After months of contentious debate about its future, MassEquality, a gay-marriage advocacy coalition, announced over the weekend it will expand its mission in hopes of including other gay causes and promoting legalization of same-sex marriage.
The group, which was instrumental in the successful campaign to defeat a proposed constitutional ban on same-sex marriage, said it will continue its work within Massachusetts to reelect legislators who support gay marriage and also will address other issues important to the gay and lesbian community.
The decision came after months of intense internal debate over its mission after the state Legislature in June voted down a proposed amendment outlawing gay marriage. The group, which coalesced in 2003 after the Supreme Judicial Court legalized gay marriage, had considered disbanding. But after sharp debate, group leaders Saturday agreed to remain intact with a focus on promoting marriage rights beyond Massachusetts, said Marc Solomon, the group's campaign director.
"You don't build up political power and then just let it go without taking full advantage of it," Solomon said. "It's not good enough to just have marriage equality in one state, and with our expertise and political clout, we feel we can really accelerate the movement."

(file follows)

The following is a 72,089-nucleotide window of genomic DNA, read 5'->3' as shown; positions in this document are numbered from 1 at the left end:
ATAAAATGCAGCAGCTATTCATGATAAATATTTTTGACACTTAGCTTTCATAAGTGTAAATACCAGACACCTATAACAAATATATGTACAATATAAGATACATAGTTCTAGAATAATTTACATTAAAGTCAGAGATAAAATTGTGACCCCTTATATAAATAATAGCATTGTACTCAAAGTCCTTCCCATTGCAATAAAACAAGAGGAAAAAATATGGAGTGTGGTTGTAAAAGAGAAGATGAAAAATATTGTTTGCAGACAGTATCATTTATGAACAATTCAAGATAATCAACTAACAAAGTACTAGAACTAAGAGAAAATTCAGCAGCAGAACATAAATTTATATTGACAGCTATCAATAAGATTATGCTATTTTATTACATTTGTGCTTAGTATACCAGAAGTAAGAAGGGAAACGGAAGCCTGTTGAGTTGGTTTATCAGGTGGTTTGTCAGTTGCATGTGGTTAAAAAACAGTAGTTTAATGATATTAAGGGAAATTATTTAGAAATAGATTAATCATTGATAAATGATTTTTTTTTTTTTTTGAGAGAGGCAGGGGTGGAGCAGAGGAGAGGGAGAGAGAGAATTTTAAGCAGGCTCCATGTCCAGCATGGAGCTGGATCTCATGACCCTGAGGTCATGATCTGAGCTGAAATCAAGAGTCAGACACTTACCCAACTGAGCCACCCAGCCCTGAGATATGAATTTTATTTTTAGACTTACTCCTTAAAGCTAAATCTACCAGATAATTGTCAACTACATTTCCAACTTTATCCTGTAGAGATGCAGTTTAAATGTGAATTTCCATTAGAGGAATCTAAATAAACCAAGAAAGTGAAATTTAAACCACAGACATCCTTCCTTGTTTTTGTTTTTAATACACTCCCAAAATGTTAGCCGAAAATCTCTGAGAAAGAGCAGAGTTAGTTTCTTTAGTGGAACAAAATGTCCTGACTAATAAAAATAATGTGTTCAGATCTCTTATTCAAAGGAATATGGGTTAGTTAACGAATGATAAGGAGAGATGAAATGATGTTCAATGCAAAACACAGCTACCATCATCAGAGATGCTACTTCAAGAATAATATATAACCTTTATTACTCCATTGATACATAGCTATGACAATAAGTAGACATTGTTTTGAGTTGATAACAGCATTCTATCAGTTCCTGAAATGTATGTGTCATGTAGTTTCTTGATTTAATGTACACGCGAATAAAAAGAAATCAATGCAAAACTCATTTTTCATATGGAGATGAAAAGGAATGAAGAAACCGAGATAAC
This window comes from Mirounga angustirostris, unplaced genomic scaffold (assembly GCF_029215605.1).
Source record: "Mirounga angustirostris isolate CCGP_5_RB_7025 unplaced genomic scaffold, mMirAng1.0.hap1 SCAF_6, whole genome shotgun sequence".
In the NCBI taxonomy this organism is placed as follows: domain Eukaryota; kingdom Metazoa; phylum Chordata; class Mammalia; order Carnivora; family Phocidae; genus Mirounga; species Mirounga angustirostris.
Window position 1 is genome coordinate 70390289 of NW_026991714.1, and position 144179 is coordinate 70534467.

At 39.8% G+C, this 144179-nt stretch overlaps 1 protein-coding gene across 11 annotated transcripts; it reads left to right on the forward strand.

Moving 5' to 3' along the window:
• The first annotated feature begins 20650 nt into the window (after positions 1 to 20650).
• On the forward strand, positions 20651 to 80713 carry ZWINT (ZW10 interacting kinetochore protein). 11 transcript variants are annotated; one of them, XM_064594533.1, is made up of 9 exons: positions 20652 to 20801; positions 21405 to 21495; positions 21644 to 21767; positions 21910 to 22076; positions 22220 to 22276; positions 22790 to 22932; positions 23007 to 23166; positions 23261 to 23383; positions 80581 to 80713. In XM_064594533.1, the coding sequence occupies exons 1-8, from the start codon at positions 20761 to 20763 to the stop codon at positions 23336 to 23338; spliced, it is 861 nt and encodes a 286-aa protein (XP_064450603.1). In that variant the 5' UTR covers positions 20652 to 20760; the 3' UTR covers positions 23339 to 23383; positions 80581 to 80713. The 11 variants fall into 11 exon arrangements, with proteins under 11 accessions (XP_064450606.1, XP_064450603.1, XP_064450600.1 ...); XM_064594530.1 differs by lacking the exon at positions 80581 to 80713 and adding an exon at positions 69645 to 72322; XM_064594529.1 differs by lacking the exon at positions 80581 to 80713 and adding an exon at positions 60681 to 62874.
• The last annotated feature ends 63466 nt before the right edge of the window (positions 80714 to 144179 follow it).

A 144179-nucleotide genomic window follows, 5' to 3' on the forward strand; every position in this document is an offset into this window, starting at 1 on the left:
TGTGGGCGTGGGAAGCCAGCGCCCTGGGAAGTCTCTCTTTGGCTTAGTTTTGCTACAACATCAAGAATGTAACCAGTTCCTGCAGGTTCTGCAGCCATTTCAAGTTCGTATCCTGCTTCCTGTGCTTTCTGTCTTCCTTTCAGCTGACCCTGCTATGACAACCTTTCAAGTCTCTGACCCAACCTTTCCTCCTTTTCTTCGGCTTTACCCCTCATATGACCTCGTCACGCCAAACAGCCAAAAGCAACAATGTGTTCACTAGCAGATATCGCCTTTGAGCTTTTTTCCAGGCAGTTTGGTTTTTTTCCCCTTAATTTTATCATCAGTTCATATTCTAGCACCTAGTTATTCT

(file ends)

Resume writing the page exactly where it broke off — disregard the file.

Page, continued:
Of 17 board members, a solid majority supported the move, Solomon said. The group will also continue to support Massachusetts political candidates that support gay marriage rights and work to strengthen antidiscrimination laws, he said.
It will also provide assistance and advice to gay-marriage groups in other states "if and where it's wanted," he said. The group would be likely to concentrate its efforts in New England, he said.
In a story in last Monday's Globe, group leaders voiced uncertainty and sharp disagreement about the coalition's mission. Some coalition members yesterday said they regretted that MassEquality had essentially disbanded as a coalition and launched a smaller, separate group under the same name.
Among those who opposed the move were two previous board presidents, a treasurer, and the head of the coalition's lobbying team. "It is disappointing to me that MassEquality will move forward not as the umbrella organization through which all groups and individuals can work, but as a separate organization," said Ellen Zucker, a former chairwoman of the coalition's board who opposed the change.
Zucker said she considered it an honor to be part of the coalition but worried it will lose its strength without its sharp focus on marriage rights. But other MassEquality leaders said there was consensus to continue the group with a broader agenda.
MassEquality announced it will also work closely with GLAD (Gay & Lesbian Advocates & Defenders) as that group seeks to overturn the federal Defense of Marriage Act, which says that states are not required to recognize gay marriages from another state.
Lee Swislow, executive director of GLAD, said the partnership would combine GLAD's legal expertise with MassEquality's lobbying and organizational knowledge. "It's a great thing and I think it will accelerate the effort" to legalize same-sex marriage throughout New England, she said. "This isn't about organizations," she added. "It's about equality."